Four and a half years ago, I went to Europe for the first time. I’d saved up a little money and bought a spot on a loosely-guided tour through Contiki to London, Paris, and Rome. I went completely by myself, without knowing anyone or having much planned out.
That’s where I met Kristina and Mary.
Kristina was my randomly-assigned roommate, who had a cheery disposition and a habit of touring hard all day and still going out at night. She was also one of the very few people who went on to Rome after Paris, and we got some real quality power-touristing time in together.
Mary was that take-charge person who had all these guidebooks and knew what things we had to do in each city. I, like many others, gravitated toward her during the trip.
After the trip was over, we made a lot of promises to see each other. I didn’t really expect it to pan out, as hopeful as I was. But less than a year later, I met up with them for a US-based Oktoberfest celebration. We wore dirndls daily and drank way too much beer.
Since then, we’ve been all over the world together (sometimes just two of us at a time, too).
When your primary relationship with someone is travel, it’s easy to not really get to know the other person. You’re not a part of their daily lives, so you miss out on a lot of the conversations about things like the person you’re dating, or the weird interaction with your boss, or the things that your parents said when you last saw them. But something started to shift in my friendship with Kristina and Mary. We would take breaks from sightseeing to watch trashy TV (mostly Bravo) and drink beers in our room. We’d have real conversations over dinner or while waiting in line. It started to feel like a genuine and meaningful friendship.
I began to learn a lot about them and understand our ‘roles.’ We are all major planners — which is probably an obvious, since we all travel so much — so we split the burden on putting together these trips. Mary always finds the deals and always has some sort of connection who can hook us up with some new experience (or, frequently, access to Vegas pool parties). Kristina handles a lot of logistics, like the time we went to Calgary Stampede in Canada and she had pre-purchased all of our transportation and scheduled us down to the minute. (It. Was. AMAZING!) And I generally will make sure we have reservations for any meal. (Priorities.)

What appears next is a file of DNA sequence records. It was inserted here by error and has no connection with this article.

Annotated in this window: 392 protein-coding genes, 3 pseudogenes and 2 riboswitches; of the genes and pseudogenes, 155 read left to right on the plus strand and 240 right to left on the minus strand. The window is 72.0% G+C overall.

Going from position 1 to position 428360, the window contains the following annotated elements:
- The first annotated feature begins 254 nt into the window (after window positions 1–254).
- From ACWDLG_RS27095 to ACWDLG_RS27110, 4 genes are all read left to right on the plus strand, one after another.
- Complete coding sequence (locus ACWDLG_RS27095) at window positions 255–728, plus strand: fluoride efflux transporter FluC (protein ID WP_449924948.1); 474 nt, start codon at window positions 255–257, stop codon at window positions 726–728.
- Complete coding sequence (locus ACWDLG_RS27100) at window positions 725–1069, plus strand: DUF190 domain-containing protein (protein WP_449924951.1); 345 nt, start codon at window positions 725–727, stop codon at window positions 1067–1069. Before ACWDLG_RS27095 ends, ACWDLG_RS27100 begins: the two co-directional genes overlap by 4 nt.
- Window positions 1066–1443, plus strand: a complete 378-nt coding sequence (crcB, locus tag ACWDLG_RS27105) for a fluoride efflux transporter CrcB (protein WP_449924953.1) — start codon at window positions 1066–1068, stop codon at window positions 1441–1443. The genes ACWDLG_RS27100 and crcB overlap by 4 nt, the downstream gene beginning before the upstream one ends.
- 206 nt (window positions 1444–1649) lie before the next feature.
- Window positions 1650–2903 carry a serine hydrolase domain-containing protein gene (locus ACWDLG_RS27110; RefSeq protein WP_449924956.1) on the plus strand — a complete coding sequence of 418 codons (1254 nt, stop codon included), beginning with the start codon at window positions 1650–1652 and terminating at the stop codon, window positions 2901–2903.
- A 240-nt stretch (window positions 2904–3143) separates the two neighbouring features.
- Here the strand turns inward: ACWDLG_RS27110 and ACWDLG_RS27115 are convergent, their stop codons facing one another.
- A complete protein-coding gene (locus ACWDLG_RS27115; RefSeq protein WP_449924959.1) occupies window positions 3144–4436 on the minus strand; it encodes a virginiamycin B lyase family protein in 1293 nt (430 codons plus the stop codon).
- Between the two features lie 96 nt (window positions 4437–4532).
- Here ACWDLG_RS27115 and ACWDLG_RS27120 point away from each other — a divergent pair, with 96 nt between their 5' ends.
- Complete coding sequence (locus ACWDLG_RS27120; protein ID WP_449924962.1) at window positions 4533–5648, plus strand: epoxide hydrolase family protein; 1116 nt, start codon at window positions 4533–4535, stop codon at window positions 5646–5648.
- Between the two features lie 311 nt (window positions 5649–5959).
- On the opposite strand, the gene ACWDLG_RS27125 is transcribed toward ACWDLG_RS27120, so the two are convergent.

I learned that Kristina and Mary are both engineers — one oil, one airplane — and I know where they went to college, where they grew up, where their parents live and how many siblings they have. We’ve talked about our exes, our partners, our plans for the future. We’ve taken painfully necessary naps after late nights and gotten each other Pedialyte and Sprite. And they put together a hell of a special Bachelorette experience when they accepted my request to be my two Maids-of-Honor.
They are the definition of rally-ers. They can dance at a Parisian club all night and get comp’d bottles of Grey Goose, then still make it on the bus to Versailles the next day. (True story.) They are true joy in woman form. They are intelligent, hilarious, amicable, contented, organized, weird, enthusiastic, confident, and two super fabulous human beings. They can wear un-laundered dirnls three days in a row and consume all-you-can-consume sausage and beer, then give a killer toast and embrace all your guests at your wedding. They can do it all. They are exemplary women to celebrate any day, but especially today on International Women’s Day. And I’m so glad they became more than just my travel friends.